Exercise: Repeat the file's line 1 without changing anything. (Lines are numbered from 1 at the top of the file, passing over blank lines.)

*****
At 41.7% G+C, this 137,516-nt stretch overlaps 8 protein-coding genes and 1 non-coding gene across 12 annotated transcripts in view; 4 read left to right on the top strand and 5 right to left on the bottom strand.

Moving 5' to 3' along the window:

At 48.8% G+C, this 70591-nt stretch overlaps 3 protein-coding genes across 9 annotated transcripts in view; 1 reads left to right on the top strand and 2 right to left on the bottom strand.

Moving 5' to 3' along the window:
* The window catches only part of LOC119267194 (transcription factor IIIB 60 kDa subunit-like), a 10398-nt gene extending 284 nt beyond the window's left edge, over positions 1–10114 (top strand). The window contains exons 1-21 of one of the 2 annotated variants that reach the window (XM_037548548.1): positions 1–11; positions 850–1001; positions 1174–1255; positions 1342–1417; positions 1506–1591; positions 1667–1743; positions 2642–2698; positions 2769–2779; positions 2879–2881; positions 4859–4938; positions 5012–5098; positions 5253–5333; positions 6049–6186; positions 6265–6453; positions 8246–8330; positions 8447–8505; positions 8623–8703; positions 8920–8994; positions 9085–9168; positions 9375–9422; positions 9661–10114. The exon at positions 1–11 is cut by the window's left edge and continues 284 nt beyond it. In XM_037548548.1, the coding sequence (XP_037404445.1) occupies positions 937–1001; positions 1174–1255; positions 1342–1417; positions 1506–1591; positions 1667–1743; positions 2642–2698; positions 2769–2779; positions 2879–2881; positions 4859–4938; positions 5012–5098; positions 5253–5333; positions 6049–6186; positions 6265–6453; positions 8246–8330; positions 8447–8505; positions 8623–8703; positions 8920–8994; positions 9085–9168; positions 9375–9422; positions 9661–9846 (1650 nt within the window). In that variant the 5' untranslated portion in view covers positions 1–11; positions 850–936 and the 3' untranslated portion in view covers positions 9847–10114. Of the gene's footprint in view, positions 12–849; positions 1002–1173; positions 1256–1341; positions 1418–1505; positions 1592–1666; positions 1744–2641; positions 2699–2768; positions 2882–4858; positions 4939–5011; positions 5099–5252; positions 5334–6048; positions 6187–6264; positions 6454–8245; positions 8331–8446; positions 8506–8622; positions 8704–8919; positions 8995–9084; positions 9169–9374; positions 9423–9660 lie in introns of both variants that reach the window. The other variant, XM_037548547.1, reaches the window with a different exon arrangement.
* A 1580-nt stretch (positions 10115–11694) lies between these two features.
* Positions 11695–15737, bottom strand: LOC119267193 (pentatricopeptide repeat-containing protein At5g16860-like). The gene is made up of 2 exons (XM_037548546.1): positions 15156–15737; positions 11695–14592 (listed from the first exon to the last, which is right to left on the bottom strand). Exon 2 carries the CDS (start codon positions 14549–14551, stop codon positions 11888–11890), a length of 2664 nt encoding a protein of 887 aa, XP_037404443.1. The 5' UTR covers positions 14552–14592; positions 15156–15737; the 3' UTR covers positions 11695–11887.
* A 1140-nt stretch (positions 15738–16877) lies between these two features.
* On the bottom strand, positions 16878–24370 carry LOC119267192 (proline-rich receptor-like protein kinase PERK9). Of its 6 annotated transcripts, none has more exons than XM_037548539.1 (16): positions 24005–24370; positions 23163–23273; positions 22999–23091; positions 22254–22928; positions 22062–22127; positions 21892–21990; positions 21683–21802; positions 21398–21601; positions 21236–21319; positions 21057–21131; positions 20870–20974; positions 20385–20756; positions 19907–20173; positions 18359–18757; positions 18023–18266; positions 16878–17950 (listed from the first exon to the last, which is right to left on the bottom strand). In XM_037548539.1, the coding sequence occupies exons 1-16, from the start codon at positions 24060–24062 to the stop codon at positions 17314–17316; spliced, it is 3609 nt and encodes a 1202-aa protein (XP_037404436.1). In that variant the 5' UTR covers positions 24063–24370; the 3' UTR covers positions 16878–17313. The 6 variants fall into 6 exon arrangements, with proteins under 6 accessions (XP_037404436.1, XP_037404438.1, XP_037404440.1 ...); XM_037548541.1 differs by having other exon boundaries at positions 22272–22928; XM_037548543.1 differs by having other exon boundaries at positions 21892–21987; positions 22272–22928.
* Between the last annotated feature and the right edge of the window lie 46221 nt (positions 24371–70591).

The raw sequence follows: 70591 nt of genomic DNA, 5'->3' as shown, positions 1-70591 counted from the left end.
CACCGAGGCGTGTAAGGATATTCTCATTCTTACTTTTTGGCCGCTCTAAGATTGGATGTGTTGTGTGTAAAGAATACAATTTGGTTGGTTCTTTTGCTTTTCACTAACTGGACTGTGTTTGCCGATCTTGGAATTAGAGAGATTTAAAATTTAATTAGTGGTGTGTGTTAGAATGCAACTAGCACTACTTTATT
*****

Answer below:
At 41.7% G+C, this 137,516-nt stretch overlaps 8 protein-coding genes and 1 non-coding gene across 12 annotated transcripts in view; 4 read left to right on the top strand and 5 right to left on the bottom strand.